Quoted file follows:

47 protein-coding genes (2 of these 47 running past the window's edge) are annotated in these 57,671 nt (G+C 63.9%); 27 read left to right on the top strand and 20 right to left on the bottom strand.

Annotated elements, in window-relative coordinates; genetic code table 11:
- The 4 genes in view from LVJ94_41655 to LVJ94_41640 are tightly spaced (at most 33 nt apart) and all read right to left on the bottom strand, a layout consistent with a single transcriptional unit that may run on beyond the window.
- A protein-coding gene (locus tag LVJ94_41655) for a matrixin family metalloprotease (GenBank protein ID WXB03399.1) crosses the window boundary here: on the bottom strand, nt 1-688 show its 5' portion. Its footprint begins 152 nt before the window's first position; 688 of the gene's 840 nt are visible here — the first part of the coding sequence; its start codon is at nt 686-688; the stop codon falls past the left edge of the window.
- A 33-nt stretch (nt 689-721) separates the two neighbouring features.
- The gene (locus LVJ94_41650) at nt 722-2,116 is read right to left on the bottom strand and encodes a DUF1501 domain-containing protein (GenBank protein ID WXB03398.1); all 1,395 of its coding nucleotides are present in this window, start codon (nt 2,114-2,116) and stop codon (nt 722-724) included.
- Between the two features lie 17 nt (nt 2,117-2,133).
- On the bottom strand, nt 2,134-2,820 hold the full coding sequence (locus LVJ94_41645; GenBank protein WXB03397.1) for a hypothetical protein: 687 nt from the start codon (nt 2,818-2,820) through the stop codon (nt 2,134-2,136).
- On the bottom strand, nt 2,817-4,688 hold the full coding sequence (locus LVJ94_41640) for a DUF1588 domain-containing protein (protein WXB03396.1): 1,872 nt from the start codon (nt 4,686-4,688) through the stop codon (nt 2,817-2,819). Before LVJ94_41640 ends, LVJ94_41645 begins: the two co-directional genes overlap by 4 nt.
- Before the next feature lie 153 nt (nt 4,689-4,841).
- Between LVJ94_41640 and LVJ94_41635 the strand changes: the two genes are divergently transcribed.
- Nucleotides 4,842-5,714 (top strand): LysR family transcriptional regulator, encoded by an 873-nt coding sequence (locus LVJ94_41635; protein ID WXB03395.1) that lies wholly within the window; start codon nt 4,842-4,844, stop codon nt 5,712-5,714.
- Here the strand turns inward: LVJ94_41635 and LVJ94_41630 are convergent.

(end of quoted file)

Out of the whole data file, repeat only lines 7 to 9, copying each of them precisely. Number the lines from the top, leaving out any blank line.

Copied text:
- Between the two features lie 17 nt (nt 2,117-2,133).
- On the bottom strand, nt 2,134-2,820 hold the full coding sequence (locus LVJ94_41645; GenBank protein WXB03397.1) for a hypothetical protein: 687 nt from the start codon (nt 2,818-2,820) through the stop codon (nt 2,134-2,136).
- On the bottom strand, nt 2,817-4,688 hold the full coding sequence (locus LVJ94_41640) for a DUF1588 domain-containing protein (protein WXB03396.1): 1,872 nt from the start codon (nt 4,686-4,688) through the stop codon (nt 2,817-2,819). Before LVJ94_41640 ends, LVJ94_41645 begins: the two co-directional genes overlap by 4 nt.